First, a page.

Wednesday, February 29, 2012

Sales Conference, Or a Tale of Awkwardness

The view from my
hotel room
I, Liz, flew to Florida very, very early this morning for the annual in-person sales conference for fall books.  For those of you dozens of readers who aren't in the book business, basically this is the company pep talk meeting, awards presentation dinner(s), and discussion of new books.  Parts of conference are exciting...and parts involve socially awkward people attempting to interact with other socially awkward people, to varying levels of self-awareness.  It's a hoot.

Here are some observations before I have to turn in my computer so that the IT people can remove an entire cat's worth of Zorro fur from my keyboard.

A beautiful site.

  • The Sanibel Resort is a Marriott property.  Marriott signed a deal with the devil (Pepsi).  My colleague Toni drove in from Tampa and brought me a case of Diet Coke, but she's staying in another building, so I had to claim my Diet Coke at the front desk.  I'm rationing.
  • Here's the thing: I work from home, not an office.  I therefore don't see the same people every single day, so technically I could wear the same clothes every day if I wanted.  To come up with clothes for five days can be a challenge.  
  • Also, we are book people.  We don't speak normal English...which is fine since the big boss, Markus, is German.  There is the whiff of desperation out there, the "Talk to MEEEEEEE!!!" of people who spend lots of time talking to the cat.
  • My boss asked me to be on a panel. She claims that my participation isn't just to provide an excuse to fire me.
  • Sales people flock to receive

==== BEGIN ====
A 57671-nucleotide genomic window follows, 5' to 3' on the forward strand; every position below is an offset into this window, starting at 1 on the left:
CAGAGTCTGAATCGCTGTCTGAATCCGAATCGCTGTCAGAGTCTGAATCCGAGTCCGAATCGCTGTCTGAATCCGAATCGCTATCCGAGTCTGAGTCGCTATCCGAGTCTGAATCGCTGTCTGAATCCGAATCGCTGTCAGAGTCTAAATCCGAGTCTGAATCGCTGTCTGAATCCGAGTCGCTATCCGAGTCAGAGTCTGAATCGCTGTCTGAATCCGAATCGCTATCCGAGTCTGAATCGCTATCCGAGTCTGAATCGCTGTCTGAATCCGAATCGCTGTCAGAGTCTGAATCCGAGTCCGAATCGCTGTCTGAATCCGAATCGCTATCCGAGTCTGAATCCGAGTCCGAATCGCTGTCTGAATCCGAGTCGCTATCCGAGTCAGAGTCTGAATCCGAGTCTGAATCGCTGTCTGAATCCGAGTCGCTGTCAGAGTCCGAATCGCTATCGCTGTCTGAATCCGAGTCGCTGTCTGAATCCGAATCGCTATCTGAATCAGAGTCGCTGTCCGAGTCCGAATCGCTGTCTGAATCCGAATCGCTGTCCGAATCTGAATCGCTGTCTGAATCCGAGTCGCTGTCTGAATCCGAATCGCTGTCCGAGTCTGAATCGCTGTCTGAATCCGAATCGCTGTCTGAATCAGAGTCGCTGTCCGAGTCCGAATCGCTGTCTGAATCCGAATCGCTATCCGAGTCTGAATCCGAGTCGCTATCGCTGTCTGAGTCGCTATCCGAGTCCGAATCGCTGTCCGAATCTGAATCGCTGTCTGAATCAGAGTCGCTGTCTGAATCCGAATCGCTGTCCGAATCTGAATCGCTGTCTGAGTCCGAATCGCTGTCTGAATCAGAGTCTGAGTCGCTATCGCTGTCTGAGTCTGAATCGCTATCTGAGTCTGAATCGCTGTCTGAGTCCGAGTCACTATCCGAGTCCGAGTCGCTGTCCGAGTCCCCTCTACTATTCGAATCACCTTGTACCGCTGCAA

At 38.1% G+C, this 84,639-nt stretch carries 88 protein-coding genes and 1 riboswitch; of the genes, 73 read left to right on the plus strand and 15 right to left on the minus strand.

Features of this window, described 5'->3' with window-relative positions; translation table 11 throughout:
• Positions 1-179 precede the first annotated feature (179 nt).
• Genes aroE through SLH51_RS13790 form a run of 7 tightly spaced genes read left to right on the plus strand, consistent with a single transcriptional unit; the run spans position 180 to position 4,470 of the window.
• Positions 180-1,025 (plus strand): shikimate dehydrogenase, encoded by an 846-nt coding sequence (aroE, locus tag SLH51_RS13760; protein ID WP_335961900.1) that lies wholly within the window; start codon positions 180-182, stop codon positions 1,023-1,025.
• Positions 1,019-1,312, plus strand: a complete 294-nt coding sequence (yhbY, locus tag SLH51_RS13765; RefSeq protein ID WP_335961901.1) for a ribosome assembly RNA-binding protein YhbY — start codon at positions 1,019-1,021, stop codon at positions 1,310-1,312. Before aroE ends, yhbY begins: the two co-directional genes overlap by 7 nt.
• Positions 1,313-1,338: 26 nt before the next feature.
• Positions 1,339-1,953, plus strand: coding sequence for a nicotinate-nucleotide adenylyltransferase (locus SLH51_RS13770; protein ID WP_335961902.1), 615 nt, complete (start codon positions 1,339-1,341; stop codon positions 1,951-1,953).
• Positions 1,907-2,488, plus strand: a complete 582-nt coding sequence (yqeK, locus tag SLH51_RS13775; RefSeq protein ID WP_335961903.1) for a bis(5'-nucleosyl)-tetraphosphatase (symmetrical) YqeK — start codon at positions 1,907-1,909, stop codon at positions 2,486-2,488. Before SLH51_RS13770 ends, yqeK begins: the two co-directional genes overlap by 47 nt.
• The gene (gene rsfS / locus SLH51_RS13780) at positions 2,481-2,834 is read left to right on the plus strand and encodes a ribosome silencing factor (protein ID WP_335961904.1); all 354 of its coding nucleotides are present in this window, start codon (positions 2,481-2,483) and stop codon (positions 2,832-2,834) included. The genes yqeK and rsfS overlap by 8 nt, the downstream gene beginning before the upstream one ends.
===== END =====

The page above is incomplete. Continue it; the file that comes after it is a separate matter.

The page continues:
a signed book from Grisham.
  • John Grisham.  I sat at his table for dinner.  He requested the vegetarian plate.  Considering the frightening slab-o-cow that was deposited in front of me, I ate the whipped potatoes and the salad.
  • Speaking of Grisham, he has a new novel coming in April.  He's been a huge baseball fan all of his life (in spite of the fact that he's a Cardinals fan), and this is his first baseball-related story.  Calico Joe tells the story of a rising star playing for the Cubs, Joe Castle, and a struggling pitcher for the Mets, Warren Tracey, set during the summer of 1973.  Joe explodes onto the scene, breaking a record with his first few at bats.  He's a superstar in the making for the long-suffering Cubs fans (ask Gianna about her pain).  Warren Tracey's son Paul tells the story of these two baseball players, the baseball code, and a fateful August day when their paths collided.  It's a good read--reminiscent of The Natural.
  • I "celebrated" my fifth year with Random House.  And then I pointed out to a colleague celebrating her 35th year that I have only been alive 35 years.  I'm classy like that.
Unless Gianna figures out how to post on the blog, there might be a couple of days hiatus.  Just remember, Liz is always the answer.
Coming April 2012

Monday, February 27, 2012

The Expats by Chris Pavone